Knowing how to mix potions is handy for when adventurers visit the town as you can guarantee your potion will be what they want resulting in extra coins coming your way. However you could also guarantee the adventurer that you would make them a potion but not know how it will turn out. This will result in less coin.

Figuring out the alchemicals of each ingredient is the crux of the game, you must write about these findings and publish them. The more you publish the more chance you have of winning grants which awards you money even if your theory turns out to be as useless as Matt’s S**t or Decent scoring system theory he keeps trying to get me to use.

Of course if your theory is wrong and another Alchemist debunks your theory, they gain two reputation points and you lose five reputation points and your standing in the Alchemy world.

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At the end of every round points are awarded to alchemist with the most published theories and during the sixth round you cannot test potions but instead there is an exhibition for alchemists to show off their skills and gain reputation if they have the ingredients that is – a points for potions round if you will.

After this round the game ends and points are added together and the reveal of the correct alchemicals made, this rewards each correct theory with even more points.

I did mention that this game is app driven in that it keeps track of whether or not the student needs a coin to test a potion as well as randomising the alchemicals of the ingredients for each game. The app once again is a great component of the game and integrates nicely and is less of a distraction than a lot of people will have you believe. The only drawback is that you do need a good source of light in order to scan the cards and if you can’t achieve that then you will be much quicker in just selecting the ingredients in the app by tapping on the relevant ingredient cards.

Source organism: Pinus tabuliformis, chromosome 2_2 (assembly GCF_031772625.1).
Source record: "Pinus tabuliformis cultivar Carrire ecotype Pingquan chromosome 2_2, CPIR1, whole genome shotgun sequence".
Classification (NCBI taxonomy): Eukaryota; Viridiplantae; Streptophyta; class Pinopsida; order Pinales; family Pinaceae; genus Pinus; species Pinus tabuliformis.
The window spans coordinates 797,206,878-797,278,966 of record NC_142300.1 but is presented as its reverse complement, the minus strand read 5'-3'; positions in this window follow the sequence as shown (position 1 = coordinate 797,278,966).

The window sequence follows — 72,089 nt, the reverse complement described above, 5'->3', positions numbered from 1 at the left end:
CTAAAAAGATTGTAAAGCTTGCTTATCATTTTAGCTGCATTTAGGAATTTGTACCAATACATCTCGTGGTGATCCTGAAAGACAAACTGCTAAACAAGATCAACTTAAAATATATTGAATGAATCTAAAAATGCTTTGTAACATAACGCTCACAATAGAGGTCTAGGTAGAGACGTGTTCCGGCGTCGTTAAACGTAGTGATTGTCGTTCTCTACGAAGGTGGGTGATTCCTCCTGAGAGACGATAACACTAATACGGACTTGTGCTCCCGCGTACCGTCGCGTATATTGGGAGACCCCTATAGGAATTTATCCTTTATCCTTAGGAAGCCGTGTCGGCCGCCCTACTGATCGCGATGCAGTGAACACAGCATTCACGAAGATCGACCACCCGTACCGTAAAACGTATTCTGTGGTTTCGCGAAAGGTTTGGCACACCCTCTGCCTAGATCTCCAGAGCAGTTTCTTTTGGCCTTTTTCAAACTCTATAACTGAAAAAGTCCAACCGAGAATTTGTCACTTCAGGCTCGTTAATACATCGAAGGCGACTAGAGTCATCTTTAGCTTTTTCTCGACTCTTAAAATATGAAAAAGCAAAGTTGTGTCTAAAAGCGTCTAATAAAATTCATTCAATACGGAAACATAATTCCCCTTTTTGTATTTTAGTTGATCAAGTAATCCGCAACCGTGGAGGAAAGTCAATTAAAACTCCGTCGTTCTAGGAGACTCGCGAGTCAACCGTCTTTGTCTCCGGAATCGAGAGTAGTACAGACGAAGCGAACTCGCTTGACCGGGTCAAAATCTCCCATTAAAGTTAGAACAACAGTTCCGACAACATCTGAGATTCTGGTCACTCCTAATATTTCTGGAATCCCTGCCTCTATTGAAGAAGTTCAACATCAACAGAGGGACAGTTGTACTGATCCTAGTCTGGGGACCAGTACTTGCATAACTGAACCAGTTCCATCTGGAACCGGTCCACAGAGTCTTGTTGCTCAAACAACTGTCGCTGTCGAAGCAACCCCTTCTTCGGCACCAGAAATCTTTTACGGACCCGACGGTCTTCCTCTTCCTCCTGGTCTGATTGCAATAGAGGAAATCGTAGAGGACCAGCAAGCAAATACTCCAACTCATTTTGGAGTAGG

The quality of the analogue components is also very good and whilst there is a little bit of fiddling to be had in creating each alchemists secrecy triangle and laboratory, the board and cards as well as the triangle are all superbly illustrated and looks stunning and above all fun.

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I am struggling to find fault with Alchemists really. I personally found it exciting from beginning to end whether playing with the whole family, just the wife or playing one of the many solo variants to be found online. Time simply flies when playing this game and you will quickly do a double take when you realise you have been playing for two hours and you never really feel that you are waiting for another player to conclude their turn.

There is a point in the game where the penny drops and it make take one or two games for that to happen but put simply I urge everyone to pick up Alchemists and give it a go, if it doesn’t click straight away give it a couple more games and I pretty much guarantee that, like me, it will be the first game you go to grab off your shelf for many a game night.

Midlife Gamer Rating: 9.5/10     Year of Release: 2014
Designer: Matus Kotry & David Cochard     Manufacturer: Czech Games Edition
RRP:  £36.99

Disclosure: Midlife Gamer were provided with a copy of  Alchemists by Czech Games Edition for review purposes. The title was reviewed over the course of  four weeks. For more information on what our scores mean, plus details of our reviews policy, click here.